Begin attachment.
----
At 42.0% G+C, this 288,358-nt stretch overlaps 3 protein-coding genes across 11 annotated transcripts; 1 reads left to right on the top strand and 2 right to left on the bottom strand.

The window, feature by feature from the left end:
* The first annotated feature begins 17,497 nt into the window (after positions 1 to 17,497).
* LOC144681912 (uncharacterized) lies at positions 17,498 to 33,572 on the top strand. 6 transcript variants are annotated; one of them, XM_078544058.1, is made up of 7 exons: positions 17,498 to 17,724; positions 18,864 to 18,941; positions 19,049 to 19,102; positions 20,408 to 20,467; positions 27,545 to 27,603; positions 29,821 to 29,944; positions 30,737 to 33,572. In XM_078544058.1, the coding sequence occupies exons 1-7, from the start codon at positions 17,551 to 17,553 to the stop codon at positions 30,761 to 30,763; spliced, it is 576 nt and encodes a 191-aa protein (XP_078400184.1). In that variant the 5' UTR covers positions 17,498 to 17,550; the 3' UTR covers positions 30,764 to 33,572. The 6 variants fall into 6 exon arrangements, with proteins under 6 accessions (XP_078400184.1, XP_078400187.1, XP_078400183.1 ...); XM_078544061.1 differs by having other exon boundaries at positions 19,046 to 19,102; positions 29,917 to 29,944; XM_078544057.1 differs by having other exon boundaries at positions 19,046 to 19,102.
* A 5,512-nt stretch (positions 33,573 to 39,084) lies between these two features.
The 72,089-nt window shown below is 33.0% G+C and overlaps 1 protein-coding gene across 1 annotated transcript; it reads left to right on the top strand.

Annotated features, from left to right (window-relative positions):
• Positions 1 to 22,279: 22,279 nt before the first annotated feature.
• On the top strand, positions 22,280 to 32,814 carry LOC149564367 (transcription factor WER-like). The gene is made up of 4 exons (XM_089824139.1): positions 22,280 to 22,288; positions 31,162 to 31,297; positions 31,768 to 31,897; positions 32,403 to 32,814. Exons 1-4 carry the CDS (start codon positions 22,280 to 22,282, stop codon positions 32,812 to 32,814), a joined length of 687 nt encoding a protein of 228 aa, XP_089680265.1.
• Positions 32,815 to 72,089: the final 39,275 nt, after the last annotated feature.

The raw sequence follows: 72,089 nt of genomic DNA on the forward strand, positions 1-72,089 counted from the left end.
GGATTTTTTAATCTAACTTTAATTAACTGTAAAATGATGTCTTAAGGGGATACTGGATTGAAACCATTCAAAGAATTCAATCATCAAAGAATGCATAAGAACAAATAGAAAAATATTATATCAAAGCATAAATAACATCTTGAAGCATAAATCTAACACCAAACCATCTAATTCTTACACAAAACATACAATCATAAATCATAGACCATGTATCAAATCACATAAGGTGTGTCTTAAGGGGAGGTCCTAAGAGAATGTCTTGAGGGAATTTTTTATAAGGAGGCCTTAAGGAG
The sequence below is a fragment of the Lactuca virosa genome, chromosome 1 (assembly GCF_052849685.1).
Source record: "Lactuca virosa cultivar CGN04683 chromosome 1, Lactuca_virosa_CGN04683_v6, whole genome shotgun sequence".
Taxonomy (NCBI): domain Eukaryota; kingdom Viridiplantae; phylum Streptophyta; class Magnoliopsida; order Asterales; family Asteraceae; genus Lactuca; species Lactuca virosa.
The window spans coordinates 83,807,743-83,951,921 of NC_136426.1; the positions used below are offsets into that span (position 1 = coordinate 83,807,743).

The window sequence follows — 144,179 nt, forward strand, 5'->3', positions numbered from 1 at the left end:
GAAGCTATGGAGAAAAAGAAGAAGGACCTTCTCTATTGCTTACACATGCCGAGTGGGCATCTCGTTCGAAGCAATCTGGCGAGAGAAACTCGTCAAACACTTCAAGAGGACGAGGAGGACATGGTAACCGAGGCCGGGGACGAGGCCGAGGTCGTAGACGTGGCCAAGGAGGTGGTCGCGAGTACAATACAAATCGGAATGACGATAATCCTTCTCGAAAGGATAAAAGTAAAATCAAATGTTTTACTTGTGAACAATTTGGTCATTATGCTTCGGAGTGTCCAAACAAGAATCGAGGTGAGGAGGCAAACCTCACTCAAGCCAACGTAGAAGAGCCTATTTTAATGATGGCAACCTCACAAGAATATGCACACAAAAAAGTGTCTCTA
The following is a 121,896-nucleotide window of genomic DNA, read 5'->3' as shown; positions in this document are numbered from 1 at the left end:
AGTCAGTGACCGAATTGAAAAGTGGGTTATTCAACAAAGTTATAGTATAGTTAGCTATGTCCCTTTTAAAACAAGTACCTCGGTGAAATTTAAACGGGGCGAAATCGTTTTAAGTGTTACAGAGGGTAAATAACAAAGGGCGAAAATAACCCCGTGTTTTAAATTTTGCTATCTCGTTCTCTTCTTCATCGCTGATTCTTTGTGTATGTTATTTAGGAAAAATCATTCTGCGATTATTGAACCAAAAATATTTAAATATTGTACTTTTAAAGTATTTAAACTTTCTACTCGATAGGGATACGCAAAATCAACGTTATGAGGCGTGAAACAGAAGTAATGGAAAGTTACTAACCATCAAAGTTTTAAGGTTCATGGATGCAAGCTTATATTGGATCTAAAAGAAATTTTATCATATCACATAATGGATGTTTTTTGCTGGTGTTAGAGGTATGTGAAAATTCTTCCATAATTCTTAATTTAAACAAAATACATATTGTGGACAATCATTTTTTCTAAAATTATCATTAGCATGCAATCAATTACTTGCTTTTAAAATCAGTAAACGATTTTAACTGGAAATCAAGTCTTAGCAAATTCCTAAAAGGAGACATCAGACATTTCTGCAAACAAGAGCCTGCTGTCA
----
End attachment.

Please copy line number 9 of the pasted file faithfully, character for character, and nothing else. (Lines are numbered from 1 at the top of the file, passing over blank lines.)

• On the top strand, positions 22,280 to 32,814 carry LOC149564367 (transcription factor WER-like). The gene is made up of 4 exons (XM_089824139.1): positions 22,280 to 22,288; positions 31,162 to 31,297; positions 31,768 to 31,897; positions 32,403 to 32,814. Exons 1-4 carry the CDS (start codon positions 22,280 to 22,282, stop codon positions 32,812 to 32,814), a joined length of 687 nt encoding a protein of 228 aa, XP_089680265.1.